Visionary Fiction is the main genre, or category, of my novels. I wrote an article for Writer’s Journal a few years ago, as well as a blog post describing this genre a few months ago. Visionary fiction is an ancient storytelling art but a relatively new genre for the publishing industry. Recently, I’ve had a wonderful time connecting with two other visionary fiction authors, Saleena Karim and Shannan Sinclair on our Goodreads visionary fiction group. Our discussions have sparked our passion for the genre, and we’ve created a project for ourselves: we will post all three of our perspectives on the relevance of visionary fiction in today’s world on each of our blogs later this month. More projects together will follow. Our goal – increase reader awareness of this fascinating genre!
Recently I wrote a post about the difficulty I was having with defining the genre of Systems. Though I found the elusive ‘metaphysics’ category at Amazon (and no, I haven’t got round to re-classifying Systems there yet), I still felt that it would be good if the novel could be classified in a way that didn’t make it sound like it belonged to a tiny or specialist niche (or conversely placed it in too broad a category such as sci-fi).
Since then I’ve met Jodine Turner and Shannan Sinclair at a Goodreads group dedicated to visionary fiction. We’ve all agreed that since our type of fiction needs a brand awareness campaign, we’re going to make an attempt to do just that ourselves. And so, we’ve started a web-ring for visionary fiction (see the new menu on the right-hand side of this page containing links to Jodine and Shannon’s sites) and we’re brainstorming some other ideas at the moment. I’ve also created a new category at this blog especially for Visionary fiction.
So, what is visionary fiction? In one way it could be described as similar to inspirational fiction; it’s often inspired by a search for a higher truth, but it isn’t always about or aimed at readers of a particular faith. It can be metaphysical, or esoteric, or spiritual in tone. It often involves the paranormal. Of course this means that visionary fiction is most likely to also fall under fantasy, as does Jodine’s Carry on the Flame series. But this is not always the case. Systems (as sci-fi) is a case in point. So is Shannan’s Dream Walker, which she describes as ‘Quantum fiction’ because it explores quantum and string theories.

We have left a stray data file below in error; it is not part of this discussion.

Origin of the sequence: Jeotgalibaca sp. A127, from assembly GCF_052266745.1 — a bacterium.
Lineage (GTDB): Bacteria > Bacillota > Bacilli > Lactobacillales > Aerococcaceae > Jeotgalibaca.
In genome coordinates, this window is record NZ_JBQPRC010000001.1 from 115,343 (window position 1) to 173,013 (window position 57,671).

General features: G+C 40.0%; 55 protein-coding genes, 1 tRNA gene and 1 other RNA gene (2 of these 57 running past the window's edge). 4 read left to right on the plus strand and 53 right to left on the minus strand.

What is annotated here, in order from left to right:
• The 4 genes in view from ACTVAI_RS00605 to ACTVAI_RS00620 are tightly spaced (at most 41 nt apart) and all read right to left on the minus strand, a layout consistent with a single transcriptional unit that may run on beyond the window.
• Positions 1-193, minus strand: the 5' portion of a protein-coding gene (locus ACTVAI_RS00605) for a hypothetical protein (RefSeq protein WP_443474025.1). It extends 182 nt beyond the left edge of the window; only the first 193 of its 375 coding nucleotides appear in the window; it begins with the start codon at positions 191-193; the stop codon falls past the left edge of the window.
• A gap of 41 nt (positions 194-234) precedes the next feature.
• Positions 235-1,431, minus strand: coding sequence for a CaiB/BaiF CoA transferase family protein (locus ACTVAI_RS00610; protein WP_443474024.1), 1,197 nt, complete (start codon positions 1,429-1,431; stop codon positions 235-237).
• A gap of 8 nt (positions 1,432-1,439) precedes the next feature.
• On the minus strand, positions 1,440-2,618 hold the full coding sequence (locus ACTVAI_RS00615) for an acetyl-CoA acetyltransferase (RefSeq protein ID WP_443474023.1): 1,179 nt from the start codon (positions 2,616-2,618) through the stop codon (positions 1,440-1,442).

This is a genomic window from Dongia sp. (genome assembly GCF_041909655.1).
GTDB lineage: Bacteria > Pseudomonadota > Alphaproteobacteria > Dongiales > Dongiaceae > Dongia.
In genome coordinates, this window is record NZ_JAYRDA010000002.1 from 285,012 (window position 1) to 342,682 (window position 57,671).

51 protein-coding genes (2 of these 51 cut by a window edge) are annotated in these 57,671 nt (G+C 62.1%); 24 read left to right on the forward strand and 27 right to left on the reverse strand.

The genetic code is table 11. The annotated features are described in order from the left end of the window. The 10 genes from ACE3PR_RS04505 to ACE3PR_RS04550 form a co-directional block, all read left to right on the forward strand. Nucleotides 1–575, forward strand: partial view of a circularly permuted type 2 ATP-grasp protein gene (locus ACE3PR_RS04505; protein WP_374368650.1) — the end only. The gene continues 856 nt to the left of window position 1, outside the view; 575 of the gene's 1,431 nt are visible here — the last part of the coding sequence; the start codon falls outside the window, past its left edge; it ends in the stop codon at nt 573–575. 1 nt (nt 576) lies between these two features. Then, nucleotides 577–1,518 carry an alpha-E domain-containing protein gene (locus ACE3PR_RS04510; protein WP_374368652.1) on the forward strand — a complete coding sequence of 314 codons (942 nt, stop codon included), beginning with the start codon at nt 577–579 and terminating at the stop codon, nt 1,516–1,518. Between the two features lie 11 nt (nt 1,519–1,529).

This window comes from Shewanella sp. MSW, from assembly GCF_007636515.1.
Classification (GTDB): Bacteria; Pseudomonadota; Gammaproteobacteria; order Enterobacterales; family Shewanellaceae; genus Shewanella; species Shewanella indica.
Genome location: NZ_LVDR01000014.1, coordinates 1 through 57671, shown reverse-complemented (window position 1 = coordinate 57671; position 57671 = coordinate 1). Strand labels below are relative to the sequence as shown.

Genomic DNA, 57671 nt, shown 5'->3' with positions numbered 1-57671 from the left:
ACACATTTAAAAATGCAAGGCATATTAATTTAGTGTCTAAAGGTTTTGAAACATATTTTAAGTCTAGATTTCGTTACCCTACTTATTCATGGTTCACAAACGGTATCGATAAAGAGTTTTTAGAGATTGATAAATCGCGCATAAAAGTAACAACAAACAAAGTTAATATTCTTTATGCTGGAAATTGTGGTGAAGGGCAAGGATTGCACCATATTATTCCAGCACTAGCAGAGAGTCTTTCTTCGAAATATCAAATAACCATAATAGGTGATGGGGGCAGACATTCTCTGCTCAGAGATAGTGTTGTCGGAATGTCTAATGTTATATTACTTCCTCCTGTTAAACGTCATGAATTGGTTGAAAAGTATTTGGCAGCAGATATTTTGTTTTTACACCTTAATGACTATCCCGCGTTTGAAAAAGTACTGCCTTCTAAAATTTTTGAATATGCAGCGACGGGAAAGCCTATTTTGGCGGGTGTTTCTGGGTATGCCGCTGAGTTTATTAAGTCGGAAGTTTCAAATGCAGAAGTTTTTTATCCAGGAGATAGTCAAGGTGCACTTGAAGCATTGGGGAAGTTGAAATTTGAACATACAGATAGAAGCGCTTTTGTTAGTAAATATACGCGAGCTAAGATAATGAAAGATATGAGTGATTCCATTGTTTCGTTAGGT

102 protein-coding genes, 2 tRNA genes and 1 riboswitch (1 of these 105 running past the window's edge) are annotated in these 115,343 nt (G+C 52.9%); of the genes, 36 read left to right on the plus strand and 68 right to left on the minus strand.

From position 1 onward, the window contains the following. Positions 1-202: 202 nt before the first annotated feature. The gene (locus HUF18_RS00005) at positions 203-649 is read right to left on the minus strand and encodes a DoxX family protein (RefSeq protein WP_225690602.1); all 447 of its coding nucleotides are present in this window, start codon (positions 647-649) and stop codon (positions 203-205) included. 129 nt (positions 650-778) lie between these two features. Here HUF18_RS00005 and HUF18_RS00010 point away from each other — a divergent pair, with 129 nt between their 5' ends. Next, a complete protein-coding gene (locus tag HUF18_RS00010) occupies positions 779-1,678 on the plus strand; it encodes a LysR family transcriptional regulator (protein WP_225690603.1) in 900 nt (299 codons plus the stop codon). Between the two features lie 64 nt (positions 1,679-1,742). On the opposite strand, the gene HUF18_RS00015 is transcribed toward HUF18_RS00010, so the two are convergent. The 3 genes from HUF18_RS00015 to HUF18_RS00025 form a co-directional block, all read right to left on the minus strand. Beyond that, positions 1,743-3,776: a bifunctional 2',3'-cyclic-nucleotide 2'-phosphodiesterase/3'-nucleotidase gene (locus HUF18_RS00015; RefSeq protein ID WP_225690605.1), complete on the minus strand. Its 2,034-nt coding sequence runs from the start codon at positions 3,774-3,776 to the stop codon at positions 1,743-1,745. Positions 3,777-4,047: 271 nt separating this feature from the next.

But what all visionary fiction has in common is that it it takes its inspiration from that fascinating creature called humanity and explores its limitless potential. A pioneer of the term ‘visionary’, Michael Gurian, describes it as “fiction in which the expansion of the human mind drives the plot“.
Interested in knowing more? Watch this space for updates. Soon Jodine and Shannan will be dropping in to give us their insights on visionary fiction and its relevance in today’s world.
If you have written a novel and think it might fit into what I’ve described here, say hello here or at Goodreads. We’re looking for more authors to join this ring.